Deep Dive on Qualcomm Snapdragon DXP

• The Hexagon DSP gets wider, faster, and more powerful
• Smartphone cameras will be faster, with more image processing capabilities
• Qualcomm moves sensor hub inside for always on features

A long-term leader in building truly heterogeneous SoCs, which include a 64-bit CPU, a powerful GPU, dual ISPs, Qualcomm also includes a few DSPs, with brands such as Hexagon. Other SoC builders have DSPs in their chips but use them primarily for audio or modem functions. Qualcomm does that as well and also dedicates one to video and image processing.

DSPs use a wide word and are often referred to as very long instruction word (VLIW) devices. Some folks say the “L” really is “large.” VLIW devices can be run as a parallel SIMD processor and have been used as floating point processors in graphics machines. With the power of a VLIW device also comes a complex programming environment, although TI and others have developed some very clever compilers to take some of the drudgery out of explicitly programming the processor. Qualcomm also has such tools for their OEM customers.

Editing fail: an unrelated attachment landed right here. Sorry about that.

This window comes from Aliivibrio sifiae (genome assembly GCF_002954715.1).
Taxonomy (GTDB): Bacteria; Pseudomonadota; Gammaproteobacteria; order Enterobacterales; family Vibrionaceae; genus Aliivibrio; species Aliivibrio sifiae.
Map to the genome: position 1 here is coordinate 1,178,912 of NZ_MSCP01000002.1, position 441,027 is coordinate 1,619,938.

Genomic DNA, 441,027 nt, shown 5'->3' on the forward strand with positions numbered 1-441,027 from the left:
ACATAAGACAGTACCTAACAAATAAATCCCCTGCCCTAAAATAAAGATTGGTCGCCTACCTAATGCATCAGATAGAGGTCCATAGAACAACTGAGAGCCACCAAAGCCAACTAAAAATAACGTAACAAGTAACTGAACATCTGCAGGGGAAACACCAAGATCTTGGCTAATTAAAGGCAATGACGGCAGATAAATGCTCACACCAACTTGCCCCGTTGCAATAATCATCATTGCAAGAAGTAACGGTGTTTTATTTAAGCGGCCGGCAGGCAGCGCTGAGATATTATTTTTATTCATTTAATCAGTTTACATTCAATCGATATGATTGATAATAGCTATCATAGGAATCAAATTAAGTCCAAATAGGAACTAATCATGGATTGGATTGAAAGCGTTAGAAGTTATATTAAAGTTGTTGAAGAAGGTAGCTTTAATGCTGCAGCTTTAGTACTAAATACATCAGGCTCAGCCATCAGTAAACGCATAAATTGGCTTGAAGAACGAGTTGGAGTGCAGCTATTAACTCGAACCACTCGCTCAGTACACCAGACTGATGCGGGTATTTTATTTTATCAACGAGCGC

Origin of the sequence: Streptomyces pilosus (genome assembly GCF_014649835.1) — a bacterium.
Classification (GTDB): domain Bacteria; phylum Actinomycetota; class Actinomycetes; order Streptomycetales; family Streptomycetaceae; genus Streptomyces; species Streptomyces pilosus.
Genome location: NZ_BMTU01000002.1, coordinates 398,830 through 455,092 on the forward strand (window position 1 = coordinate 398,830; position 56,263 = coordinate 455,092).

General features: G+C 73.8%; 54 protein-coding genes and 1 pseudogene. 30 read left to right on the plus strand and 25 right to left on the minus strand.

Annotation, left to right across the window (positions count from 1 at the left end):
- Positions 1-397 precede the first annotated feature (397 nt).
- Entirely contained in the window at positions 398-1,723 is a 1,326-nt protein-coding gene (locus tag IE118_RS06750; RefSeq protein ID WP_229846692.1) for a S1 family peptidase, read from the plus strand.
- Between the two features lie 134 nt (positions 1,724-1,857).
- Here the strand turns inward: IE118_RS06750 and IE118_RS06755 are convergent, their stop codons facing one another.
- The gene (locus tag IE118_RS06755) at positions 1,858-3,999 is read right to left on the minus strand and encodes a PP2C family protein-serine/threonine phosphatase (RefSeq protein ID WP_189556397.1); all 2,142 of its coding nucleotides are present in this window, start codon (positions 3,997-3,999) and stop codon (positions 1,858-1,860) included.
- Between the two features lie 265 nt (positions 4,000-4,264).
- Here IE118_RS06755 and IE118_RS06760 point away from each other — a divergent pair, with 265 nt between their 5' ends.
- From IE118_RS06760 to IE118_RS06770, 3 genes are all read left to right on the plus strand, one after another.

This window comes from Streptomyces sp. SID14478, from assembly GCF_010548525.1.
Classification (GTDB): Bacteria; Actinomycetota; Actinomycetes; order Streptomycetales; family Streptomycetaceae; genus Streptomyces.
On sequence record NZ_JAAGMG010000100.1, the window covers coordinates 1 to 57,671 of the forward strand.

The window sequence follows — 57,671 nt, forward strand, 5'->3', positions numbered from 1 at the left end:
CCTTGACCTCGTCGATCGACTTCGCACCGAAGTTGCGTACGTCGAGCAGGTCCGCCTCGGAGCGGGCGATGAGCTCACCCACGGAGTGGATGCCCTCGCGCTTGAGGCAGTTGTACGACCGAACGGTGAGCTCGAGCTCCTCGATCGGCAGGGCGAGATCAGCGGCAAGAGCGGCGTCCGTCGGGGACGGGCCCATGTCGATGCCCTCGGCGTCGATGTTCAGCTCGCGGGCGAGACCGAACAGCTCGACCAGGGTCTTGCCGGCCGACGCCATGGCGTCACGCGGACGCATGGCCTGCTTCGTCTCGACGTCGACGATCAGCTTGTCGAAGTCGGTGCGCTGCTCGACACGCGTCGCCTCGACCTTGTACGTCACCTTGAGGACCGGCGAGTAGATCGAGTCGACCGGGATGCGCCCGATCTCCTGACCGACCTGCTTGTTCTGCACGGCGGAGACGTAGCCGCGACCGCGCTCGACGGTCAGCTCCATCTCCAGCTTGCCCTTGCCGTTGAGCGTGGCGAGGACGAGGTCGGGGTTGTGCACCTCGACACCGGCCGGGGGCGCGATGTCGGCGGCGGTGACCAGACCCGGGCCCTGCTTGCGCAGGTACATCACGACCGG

What’s new in the Snapdragon 820 is the extended Hexagon DSP, which Qualcomm has designated the 680. The company is employing the signal processing capabilities of the 680 with the two Spectra ISPs in the Snapdragon, which makes for a powerful and very fast image processing system—things that used to fill a 2U rack 10 years ago now fit in your pocket.

Referencing them as the Hexagon Vector eXtension (HVX), they expanded the SIMD from 64-bits to a 1024b SIMD 4 vector-slot VLIW with 4096 result bits/cycle. You can manipulate the device (via its VLIW I/O) to run 256, 8×8 multiply, or 64, 16×16 multiply operations. It also has 32, 1024-bit vector registers which can be operated as 8/16/32 bit fixed point function. The wide vectors processing only support fixed-point operations. This is because of the focus on imaging processing by the wide vector capability, with most imaging being 16-bit fixed-point or less. Only the Hexagon Vector eXtensions are fixed-point only, not the entire core.